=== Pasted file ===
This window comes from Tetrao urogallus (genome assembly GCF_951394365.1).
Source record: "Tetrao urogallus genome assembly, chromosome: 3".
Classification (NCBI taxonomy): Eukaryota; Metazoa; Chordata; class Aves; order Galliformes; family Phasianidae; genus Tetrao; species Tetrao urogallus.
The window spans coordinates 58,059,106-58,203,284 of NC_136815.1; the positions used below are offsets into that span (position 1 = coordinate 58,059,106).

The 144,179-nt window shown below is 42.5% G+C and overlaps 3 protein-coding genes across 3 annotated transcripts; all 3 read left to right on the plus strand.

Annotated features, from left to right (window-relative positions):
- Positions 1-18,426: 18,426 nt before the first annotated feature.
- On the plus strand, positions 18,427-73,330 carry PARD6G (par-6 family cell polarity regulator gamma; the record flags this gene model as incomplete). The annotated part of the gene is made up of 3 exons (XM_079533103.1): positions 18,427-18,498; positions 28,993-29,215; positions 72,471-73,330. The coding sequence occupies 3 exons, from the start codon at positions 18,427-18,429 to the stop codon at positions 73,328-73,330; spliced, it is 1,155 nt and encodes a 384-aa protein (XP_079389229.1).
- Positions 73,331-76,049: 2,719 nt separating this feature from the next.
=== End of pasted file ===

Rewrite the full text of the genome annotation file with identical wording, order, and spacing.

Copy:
This window comes from Tetrao urogallus (genome assembly GCF_951394365.1).
Source record: "Tetrao urogallus genome assembly, chromosome: 3".
Classification (NCBI taxonomy): Eukaryota; Metazoa; Chordata; class Aves; order Galliformes; family Phasianidae; genus Tetrao; species Tetrao urogallus.
The window spans coordinates 58,059,106-58,203,284 of NC_136815.1; the positions used below are offsets into that span (position 1 = coordinate 58,059,106).

The 144,179-nt window shown below is 42.5% G+C and overlaps 3 protein-coding genes across 3 annotated transcripts; all 3 read left to right on the plus strand.

Annotated features, from left to right (window-relative positions):
- Positions 1-18,426: 18,426 nt before the first annotated feature.
- On the plus strand, positions 18,427-73,330 carry PARD6G (par-6 family cell polarity regulator gamma; the record flags this gene model as incomplete). The annotated part of the gene is made up of 3 exons (XM_079533103.1): positions 18,427-18,498; positions 28,993-29,215; positions 72,471-73,330. The coding sequence occupies 3 exons, from the start codon at positions 18,427-18,429 to the stop codon at positions 73,328-73,330; spliced, it is 1,155 nt and encodes a 384-aa protein (XP_079389229.1).
- Positions 73,331-76,049: 2,719 nt separating this feature from the next.